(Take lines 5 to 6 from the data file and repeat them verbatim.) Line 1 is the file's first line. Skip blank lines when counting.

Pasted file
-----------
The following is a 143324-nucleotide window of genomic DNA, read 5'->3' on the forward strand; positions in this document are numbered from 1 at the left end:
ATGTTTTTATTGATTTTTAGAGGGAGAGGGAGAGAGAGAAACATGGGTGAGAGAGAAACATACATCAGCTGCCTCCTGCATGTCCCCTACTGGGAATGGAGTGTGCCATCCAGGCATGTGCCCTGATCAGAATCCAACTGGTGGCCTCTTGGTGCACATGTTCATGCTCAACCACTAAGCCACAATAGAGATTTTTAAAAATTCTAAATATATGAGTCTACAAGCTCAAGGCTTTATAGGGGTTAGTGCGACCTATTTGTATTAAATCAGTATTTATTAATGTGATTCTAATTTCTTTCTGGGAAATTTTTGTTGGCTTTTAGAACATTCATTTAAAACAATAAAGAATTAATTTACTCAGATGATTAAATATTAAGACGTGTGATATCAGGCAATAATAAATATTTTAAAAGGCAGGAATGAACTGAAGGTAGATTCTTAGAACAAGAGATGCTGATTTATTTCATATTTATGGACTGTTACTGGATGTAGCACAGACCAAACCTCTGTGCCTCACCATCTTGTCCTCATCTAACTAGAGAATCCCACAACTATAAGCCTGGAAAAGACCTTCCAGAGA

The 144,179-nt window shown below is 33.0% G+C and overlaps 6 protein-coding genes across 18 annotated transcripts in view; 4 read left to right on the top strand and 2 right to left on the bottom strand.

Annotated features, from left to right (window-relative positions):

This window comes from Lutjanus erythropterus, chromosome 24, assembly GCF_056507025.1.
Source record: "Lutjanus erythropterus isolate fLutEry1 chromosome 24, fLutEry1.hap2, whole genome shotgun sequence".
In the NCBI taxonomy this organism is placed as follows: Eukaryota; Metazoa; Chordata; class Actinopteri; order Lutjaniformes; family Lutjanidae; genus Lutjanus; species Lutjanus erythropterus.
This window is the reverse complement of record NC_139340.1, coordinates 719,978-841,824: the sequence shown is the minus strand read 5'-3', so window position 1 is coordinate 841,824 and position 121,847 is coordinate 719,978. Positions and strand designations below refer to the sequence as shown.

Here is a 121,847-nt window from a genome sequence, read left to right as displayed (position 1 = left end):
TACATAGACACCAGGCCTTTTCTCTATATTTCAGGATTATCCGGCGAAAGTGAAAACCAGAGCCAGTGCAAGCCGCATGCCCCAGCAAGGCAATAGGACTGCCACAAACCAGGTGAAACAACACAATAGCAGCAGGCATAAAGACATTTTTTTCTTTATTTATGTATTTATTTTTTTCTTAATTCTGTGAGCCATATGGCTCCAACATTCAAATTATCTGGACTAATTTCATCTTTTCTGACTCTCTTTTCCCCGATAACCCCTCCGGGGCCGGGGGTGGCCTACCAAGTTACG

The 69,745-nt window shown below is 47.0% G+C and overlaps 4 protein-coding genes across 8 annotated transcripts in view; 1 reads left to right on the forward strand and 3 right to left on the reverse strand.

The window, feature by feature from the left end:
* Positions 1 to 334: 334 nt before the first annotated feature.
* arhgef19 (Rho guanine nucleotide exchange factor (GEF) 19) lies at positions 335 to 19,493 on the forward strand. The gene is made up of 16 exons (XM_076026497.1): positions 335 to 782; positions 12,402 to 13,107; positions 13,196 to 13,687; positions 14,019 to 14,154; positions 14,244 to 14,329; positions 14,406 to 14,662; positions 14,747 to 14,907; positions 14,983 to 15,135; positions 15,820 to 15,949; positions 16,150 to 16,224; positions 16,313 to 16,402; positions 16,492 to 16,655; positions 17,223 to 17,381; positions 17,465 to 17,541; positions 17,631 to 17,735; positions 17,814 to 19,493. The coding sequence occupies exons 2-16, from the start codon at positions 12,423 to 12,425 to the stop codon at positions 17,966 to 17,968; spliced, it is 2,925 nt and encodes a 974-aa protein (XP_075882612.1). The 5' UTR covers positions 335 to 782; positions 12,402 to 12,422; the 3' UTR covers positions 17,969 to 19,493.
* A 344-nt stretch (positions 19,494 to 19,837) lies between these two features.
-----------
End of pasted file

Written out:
This window comes from Lutjanus erythropterus, chromosome 24, assembly GCF_056507025.1.
Source record: "Lutjanus erythropterus isolate fLutEry1 chromosome 24, fLutEry1.hap2, whole genome shotgun sequence".